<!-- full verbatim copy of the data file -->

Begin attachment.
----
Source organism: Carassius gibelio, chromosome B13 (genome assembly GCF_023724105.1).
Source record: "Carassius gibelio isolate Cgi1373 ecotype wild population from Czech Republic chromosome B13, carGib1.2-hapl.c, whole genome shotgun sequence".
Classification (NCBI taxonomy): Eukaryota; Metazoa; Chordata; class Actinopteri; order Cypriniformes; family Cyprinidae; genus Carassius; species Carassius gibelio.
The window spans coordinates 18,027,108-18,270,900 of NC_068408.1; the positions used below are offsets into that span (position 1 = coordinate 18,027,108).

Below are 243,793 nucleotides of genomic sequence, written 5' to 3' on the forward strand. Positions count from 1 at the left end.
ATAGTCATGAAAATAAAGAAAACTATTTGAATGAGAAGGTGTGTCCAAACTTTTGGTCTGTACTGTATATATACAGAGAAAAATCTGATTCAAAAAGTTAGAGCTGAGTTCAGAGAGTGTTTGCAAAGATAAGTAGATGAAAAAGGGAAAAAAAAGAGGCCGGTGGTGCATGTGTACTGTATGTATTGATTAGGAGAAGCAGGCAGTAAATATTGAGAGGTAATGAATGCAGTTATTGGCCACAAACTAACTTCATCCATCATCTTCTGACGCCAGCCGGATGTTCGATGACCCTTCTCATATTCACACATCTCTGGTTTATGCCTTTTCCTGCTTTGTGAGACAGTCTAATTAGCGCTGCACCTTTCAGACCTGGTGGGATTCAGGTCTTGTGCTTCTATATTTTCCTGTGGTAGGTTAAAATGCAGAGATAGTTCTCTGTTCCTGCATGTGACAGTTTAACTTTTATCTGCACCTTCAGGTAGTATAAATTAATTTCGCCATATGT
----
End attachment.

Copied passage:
Source organism: Carassius gibelio, chromosome B13 (genome assembly GCF_023724105.1).
Source record: "Carassius gibelio isolate Cgi1373 ecotype wild population from Czech Republic chromosome B13, carGib1.2-hapl.c, whole genome shotgun sequence".
Classification (NCBI taxonomy): Eukaryota; Metazoa; Chordata; class Actinopteri; order Cypriniformes; family Cyprinidae; genus Carassius; species Carassius gibelio.
The window spans coordinates 18,027,108-18,270,900 of NC_068408.1; the positions used below are offsets into that span (position 1 = coordinate 18,027,108).

Below are 243,793 nucleotides of genomic sequence, written 5' to 3' on the forward strand. Positions count from 1 at the left end.
ATAGTCATGAAAATAAAGAAAACTATTTGAATGAGAAGGTGTGTCCAAACTTTTGGTCTGTACTGTATATATACAGAGAAAAATCTGATTCAAAAAGTTAGAGCTGAGTTCAGAGAGTGTTTGCAAAGATAAGTAGATGAAAAAGGGAAAAAAAAGAGGCCGGTGGTGCATGTGTACTGTATGTATTGATTAGGAGAAGCAGGCAGTAAATATTGAGAGGTAATGAATGCAGTTATTGGCCACAAACTAACTTCATCCATCATCTTCTGACGCCAGCCGGATGTTCGATGACCCTTCTCATATTCACACATCTCTGGTTTATGCCTTTTCCTGCTTTGTGAGACAGTCTAATTAGCGCTGCACCTTTCAGACCTGGTGGGATTCAGGTCTTGTGCTTCTATATTTTCCTGTGGTAGGTTAAAATGCAGAGATAGTTCTCTGTTCCTGCATGTGACAGTTTAACTTTTATCTGCACCTTCAGGTAGTATAAATTAATTTCGCCATATGT